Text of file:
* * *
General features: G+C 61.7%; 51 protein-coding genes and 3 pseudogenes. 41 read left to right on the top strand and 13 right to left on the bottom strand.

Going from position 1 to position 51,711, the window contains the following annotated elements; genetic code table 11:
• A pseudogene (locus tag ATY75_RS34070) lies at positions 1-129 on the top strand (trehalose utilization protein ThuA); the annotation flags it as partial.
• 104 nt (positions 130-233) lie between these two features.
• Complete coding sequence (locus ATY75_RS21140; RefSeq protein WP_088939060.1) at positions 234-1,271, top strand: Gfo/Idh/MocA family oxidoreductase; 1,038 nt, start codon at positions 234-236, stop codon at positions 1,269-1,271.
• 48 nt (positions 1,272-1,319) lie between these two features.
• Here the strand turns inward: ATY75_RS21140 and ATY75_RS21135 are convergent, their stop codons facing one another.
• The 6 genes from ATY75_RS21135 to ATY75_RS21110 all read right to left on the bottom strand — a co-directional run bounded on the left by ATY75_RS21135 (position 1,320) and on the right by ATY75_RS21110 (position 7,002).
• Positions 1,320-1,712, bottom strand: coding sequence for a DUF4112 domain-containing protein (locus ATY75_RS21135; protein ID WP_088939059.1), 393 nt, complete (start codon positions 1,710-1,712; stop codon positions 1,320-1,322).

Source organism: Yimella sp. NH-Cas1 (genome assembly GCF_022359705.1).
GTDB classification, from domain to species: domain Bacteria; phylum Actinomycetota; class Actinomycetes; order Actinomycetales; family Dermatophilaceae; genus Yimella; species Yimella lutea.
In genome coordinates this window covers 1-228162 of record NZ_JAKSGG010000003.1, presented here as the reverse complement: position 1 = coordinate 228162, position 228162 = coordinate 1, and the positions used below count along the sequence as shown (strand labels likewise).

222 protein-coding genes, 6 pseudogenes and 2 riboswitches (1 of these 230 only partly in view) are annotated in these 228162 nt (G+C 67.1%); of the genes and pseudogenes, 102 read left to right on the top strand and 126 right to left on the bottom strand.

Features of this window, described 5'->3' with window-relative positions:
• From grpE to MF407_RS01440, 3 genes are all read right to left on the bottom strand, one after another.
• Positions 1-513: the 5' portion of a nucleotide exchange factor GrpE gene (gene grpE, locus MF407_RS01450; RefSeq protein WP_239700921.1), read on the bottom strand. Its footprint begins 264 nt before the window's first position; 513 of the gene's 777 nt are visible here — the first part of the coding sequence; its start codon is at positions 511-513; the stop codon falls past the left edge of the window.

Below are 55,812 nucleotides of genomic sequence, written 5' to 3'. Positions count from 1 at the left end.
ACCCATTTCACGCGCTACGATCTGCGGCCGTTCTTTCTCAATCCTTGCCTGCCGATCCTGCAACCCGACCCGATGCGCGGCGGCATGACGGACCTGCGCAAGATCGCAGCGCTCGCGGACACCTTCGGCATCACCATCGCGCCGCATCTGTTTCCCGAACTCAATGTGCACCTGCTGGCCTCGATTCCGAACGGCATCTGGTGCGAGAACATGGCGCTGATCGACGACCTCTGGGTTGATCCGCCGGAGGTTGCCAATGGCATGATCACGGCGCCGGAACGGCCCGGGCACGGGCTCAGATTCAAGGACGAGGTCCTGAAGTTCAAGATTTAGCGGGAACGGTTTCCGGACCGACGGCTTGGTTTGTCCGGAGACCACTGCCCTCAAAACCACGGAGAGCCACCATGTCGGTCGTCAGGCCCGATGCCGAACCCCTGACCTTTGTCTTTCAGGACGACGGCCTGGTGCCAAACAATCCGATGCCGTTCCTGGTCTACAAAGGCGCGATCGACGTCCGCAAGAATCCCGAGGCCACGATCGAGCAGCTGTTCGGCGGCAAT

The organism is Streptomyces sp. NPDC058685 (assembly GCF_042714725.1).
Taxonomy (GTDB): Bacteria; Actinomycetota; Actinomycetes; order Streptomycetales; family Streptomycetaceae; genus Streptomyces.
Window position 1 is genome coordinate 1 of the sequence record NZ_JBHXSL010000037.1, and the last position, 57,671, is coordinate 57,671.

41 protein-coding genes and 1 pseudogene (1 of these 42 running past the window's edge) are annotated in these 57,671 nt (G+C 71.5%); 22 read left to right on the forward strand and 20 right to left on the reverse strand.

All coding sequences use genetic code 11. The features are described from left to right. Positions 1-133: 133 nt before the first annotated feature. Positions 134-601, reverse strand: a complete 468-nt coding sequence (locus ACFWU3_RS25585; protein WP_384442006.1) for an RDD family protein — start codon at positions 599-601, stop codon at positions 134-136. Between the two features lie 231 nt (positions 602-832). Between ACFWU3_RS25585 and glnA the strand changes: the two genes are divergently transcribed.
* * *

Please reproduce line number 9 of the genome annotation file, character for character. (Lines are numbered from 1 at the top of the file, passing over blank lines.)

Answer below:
• Positions 1,320-1,712, bottom strand: coding sequence for a DUF4112 domain-containing protein (locus ATY75_RS21135; protein ID WP_088939059.1), 393 nt, complete (start codon positions 1,710-1,712; stop codon positions 1,320-1,322).